• TOP DOWN – any shareholder, whether they be registered in nominees or directly, or whether they are a prospective investor, can come to your website and make educated investment decisions and obtain timely and comprehensive information to support these decisions on an ongoing basis.

It’s important to be able to widely disseminate the opportunity to invest in your rights offer. The fact that an underwriter is required to underwrite the whole offer does NOT render meaningless all other marketing initiatives. Just because your adviser and sponsoring broker have a dedicated investor audience, it does not render an online investor marketing campaign meaningless. All these initiatives work together to allow your directors to say that all reasonable efforts were made to raise capital from different investor communities.

With respect to what we actually do in a capital raise, here is a brief checklist:-

  • Launch an online investor relations website sufficiently early to procure online registrations from investors interested in your company – these typically will be from around the world and will contain global media houses e.g. Bloomberg, ThompsonReuters etc. parties that can add significant value to your capital raise PR.
  • Ensure that a professional and comprehensively populated website enables investors and stakeholders to obtain all the information they need to make an educated investment decision. In an IPO situation the market hype generated can be a huge asset as investors are very willing to register online to receive news and information.
  • Liaise with any PR / professional advisers regarding the release of narrative supporting the issue, as soon as the deal is unconditional. Disseminate this PR material online widely.
  • Publish the rights offer document online as soon as its available and broadcast the availability of this document widely to our dedicated investment communities and distribution channels : twitter account, blog, Linkedin.com and Africansens.com. Hardcopy distribution of rights offer documents is ALWAYS LATE and or a mess up.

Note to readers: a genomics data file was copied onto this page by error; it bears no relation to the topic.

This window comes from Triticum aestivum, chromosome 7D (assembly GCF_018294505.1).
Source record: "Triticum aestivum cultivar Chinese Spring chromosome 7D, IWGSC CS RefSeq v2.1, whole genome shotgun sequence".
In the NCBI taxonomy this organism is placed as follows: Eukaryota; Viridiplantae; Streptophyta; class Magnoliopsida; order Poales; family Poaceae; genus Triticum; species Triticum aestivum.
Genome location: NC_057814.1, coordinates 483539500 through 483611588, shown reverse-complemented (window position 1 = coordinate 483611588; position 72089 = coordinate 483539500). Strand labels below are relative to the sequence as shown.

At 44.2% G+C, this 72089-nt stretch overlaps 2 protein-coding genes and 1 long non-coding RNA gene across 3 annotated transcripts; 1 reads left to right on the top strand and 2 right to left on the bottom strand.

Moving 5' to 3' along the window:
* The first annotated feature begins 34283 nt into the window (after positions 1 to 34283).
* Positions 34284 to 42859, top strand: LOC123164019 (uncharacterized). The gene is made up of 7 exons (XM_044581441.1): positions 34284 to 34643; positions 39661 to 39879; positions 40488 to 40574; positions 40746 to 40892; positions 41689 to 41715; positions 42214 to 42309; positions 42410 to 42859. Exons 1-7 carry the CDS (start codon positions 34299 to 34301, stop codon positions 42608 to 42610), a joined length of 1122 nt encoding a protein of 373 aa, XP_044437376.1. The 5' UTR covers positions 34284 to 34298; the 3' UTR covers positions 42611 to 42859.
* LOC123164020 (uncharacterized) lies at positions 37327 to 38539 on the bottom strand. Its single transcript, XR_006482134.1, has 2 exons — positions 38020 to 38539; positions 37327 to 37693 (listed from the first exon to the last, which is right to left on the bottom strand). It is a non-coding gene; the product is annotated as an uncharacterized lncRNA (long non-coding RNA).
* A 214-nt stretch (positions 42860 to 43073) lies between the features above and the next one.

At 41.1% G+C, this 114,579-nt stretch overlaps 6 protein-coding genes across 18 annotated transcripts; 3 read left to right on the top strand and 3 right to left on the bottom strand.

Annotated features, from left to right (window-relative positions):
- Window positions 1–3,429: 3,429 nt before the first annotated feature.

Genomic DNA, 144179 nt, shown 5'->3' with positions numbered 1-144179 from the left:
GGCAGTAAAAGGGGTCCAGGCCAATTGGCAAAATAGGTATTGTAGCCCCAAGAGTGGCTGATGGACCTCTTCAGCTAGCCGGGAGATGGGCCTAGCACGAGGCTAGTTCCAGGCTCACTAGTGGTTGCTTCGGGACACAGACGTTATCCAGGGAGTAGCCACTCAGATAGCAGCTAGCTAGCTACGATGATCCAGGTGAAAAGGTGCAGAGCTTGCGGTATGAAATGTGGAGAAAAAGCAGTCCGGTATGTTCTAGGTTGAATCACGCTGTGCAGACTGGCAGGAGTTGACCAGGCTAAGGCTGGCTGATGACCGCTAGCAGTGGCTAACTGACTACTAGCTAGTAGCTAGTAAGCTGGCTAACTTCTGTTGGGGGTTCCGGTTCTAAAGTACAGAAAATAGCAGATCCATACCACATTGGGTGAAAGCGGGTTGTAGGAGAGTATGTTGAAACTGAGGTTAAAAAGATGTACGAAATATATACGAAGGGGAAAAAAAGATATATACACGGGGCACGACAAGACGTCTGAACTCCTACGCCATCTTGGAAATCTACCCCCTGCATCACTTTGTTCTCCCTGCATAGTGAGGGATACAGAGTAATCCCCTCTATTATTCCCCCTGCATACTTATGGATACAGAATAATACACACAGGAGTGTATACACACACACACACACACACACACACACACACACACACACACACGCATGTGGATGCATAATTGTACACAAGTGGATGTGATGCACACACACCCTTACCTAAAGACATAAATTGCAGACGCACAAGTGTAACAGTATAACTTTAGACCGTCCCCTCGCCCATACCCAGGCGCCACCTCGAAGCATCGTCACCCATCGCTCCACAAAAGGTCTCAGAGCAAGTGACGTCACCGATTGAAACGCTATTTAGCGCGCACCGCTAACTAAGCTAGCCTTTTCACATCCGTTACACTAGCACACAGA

• Distribute broker research online, through your website, our distribution channels.
  • Actively solicit feedback from the investment community and enable and ensure that all investor queries are dealt with immediately
  • Target the top 50 or 100 shareholders in your company by obtaining email addresses and loading these contact details to an online communications module to enable communication at any time – this is really helpful in crisis communications or when you want to release significant news to the markets without paying massive fees for hardcopy publication.

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Bralirwa website: So what if you lie?

Published on October 27, 2010 by in Websites


The Bralirwa website requires you to enter your date of birth before you enter their website. Anyone can enter their date of birth. So what if a kid lies about their age and enters the website and sees a few pictures of the dirty beer bottles from which their parents habitually drink? Kids have far better things to do than cruise corporate websites.

You cannot buy alcohol through the website, the website does not promote the abuse of alcohol and imagery of alcohol is so widely available that this sort of irritation is meaningless. This requirement needs to be dropped. Whether its Heineken’s governance policy or Government legislation.

It detracts from the usability and access of a corporate website and is an irritant to website users that have to repeatedly enter their dates of birth, any date of birth – there’s no verification process.

The internet’s a competitive place, unless you can capture someone’s attention and provide the information they want the’re gone.

My recommendation to Bralirwa would be to put an alert service on their website so that information can be pushed to the users rather than them visiting the site. I would want to see the law / governance policies responsible for this to see if there isn’t scope for moving all those dirty pictures of beer bottles behind a registration page, so that only financial and operating information is viewed. And viewed immediately when you land on the page. This will provide quick information to website users.

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OK. You can. But its costs an arm and a leg. This should not be so. I like Bruce Grobler. He knows his stuff, is obviously passionate about it and takes time out to tell consumers of the Internet in Zimbabwe what the truth is. A bit like us and online investor relations. We work hard, do extra for listed companies to improve the overall corporate governance regime as well as make some money for ourselves.